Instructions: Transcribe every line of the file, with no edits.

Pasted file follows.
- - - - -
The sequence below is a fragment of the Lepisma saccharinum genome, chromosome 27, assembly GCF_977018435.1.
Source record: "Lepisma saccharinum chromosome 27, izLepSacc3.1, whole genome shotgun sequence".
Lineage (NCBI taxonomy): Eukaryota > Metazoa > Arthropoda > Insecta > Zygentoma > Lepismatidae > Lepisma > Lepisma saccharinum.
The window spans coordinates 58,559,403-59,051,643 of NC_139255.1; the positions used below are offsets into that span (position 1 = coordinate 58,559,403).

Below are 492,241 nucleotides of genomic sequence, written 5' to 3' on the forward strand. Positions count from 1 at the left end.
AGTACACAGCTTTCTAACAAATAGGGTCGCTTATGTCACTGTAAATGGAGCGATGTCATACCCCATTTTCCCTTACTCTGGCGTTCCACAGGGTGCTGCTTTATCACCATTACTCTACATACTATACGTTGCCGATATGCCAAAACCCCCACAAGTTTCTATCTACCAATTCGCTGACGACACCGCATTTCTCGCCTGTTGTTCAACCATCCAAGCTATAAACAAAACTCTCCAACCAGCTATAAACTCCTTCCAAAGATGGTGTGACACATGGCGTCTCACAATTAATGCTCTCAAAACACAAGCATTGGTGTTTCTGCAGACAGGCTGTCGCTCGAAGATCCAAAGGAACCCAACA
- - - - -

The sequence below is a fragment of the Lepisma saccharinum genome, chromosome 27, assembly GCF_977018435.1.
Source record: "Lepisma saccharinum chromosome 27, izLepSacc3.1, whole genome shotgun sequence".
Lineage (NCBI taxonomy): Eukaryota > Metazoa > Arthropoda > Insecta > Zygentoma > Lepismatidae > Lepisma > Lepisma saccharinum.
The window spans coordinates 58,559,403-59,051,643 of NC_139255.1; the positions used below are offsets into that span (position 1 = coordinate 58,559,403).

Below are 492,241 nucleotides of genomic sequence, written 5' to 3' on the forward strand. Positions count from 1 at the left end.
AGTACACAGCTTTCTAACAAATAGGGTCGCTTATGTCACTGTAAATGGAGCGATGTCATACCCCATTTTCCCTTACTCTGGCGTTCCACAGGGTGCTGCTTTATCACCATTACTCTACATACTATACGTTGCCGATATGCCAAAACCCCCACAAGTTTCTATCTACCAATTCGCTGACGACACCGCATTTCTCGCCTGTTGTTCAACCATCCAAGCTATAAACAAAACTCTCCAACCAGCTATAAACTCCTTCCAAAGATGGTGTGACACATGGCGTCTCACAATTAATGCTCTCAAAACACAAGCATTGGTGTTTCTGCAGACAGGCTGTCGCTCGAAGATCCAAAGGAACCCAACA